Drawing parallels to the months leading up to the GOP congressional sweep in 1994, House Minority Whip Hoyer said today the lackluster economy, the Iraq war and stalled legislative action create a political environment favorable to Democrats in 2004.
"I think if that wind comes, we are in a much, much better position than Republicans were in 1994 to take the seats we need to win the House back," he said in a political briefing with reporters.
Hoyer said Democrats have enough money and competitive candidates, but to win the House he said Democrats need an electorate that wants a change in leadership. Hoyer cited media polling that showed the generic congressional ballot trending well for Democrats.
"I think the stage is set for a Democratic year," Hoyer said. "They clearly believe the possibility of change is very real."
Democrats need to win a net 12 GOP seats to win a bare majority, and Hoyer said Democrats have least 28 top-tier candidates running for GOP-held seats. He said the inability of Congress to move key legislative items such as a budget resolution, transportation bill and an international tax overhaul is reminiscent of the dysfunction of the 1994 Democrat-controlled Congress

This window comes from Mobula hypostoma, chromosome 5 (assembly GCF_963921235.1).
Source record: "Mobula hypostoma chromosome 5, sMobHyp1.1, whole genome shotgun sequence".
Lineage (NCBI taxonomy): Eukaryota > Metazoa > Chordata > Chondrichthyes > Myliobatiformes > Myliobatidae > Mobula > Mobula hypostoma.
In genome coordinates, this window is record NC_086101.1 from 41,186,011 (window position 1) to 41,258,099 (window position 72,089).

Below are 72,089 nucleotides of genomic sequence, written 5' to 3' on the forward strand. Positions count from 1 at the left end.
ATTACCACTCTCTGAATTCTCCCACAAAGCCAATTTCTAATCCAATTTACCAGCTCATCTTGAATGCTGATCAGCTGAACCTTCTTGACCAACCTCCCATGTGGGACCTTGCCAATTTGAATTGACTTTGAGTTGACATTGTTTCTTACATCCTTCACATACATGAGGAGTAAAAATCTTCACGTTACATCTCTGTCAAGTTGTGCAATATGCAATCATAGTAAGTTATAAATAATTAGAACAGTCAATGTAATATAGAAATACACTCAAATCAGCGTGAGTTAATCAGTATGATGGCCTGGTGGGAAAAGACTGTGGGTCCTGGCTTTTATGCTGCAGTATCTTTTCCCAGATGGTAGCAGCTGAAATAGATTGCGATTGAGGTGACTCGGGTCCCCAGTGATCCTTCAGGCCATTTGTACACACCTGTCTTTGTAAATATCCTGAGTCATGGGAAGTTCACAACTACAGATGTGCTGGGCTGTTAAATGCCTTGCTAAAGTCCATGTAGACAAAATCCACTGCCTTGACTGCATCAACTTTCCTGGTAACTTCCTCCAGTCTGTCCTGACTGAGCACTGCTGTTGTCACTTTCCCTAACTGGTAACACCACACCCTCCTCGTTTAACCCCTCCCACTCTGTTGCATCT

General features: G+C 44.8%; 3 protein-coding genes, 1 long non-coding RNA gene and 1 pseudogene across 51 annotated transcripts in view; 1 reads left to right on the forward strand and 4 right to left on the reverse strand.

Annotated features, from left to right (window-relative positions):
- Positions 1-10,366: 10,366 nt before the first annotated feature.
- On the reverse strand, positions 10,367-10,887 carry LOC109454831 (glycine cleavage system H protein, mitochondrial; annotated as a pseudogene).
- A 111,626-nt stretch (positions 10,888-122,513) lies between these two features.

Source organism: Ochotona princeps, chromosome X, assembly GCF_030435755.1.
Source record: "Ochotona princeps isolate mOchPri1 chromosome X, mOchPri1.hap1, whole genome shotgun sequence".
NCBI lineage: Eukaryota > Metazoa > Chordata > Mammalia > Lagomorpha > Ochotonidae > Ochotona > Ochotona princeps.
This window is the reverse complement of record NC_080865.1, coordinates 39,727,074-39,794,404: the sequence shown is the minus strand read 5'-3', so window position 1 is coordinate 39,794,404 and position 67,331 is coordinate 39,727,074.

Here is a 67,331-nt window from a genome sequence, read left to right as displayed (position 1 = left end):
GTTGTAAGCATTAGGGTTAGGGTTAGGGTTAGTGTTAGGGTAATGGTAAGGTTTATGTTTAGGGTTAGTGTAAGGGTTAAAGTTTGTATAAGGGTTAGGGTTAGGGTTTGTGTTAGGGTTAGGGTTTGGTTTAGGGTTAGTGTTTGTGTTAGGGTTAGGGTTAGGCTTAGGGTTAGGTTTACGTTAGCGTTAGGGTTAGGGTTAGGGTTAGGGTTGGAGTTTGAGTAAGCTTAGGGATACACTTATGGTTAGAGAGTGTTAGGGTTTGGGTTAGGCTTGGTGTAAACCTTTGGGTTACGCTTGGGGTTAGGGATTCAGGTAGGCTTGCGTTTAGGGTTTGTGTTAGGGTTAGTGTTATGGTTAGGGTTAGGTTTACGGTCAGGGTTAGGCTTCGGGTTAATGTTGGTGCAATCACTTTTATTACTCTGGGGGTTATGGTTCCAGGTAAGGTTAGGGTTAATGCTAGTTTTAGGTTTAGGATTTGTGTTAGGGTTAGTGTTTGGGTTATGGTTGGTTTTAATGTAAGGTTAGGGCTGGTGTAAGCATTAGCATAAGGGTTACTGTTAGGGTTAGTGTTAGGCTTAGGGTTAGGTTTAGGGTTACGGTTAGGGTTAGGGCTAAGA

A National Republican Congressional Committee spokesman rejected Hoyer's thesis and pointed to GOP candidates running for seats held by Reps. Allen Boyd, D-Fla.; David Wu and Darlene Hooley, both D-Ore.; Jim Matheson, D-Utah; Dennis Moore, D-Kan.; retiring Rep. Ken Lucas, D-Ky.; and the five Democratic incumbents jeopardized by Texas redistricting.
"I'm not sure how to respond to fantasy," the spokesman said. "The Democrats in the Senate continue to stall bills in Congress, and it hasn't hurt Republicans." According to monthly FEC reports filed Thursday, the Democratic Congressional Campaign Committee raised $2 million in April and ended the month with $11.1 million on hand. But the NRCC reported $18.1 million on hand as of April 30, after raising $8 million last month, four times more than House Democrats.
The next battle comes in South Dakota, where both parties are competing for the at-large seat of former GOP Rep. William Janklow. Former GOP state Sen. Larry Diedrich entered the final three weeks of the race for South Dakota's at-large House seat with nearly $245,000 on hand, and FEC reports show Republicans continue to pour money into his coffers in the final stretch before the June 1 contest.
According to his pre-election report, which details activity April 1-May 12, Diedrich raised about $385,000 for that period, for a total of nearly $1.3 million. Last minute reports show Diedrich since then has raised an additional $106,000, including donations from a Tuesday fundraiser with First Lady Laura Bush.
Lynne Cheney, wife of Vice President Cheney, is scheduled for a Diedrich fundraiser
today. Diedrich's opponent, Democratic attorney Stephanie Heserth, reported $220,000 on hand and raised $437,000 during the pre-election period. She raised more than $1.8 million through May 12 and an additional $61,000, according to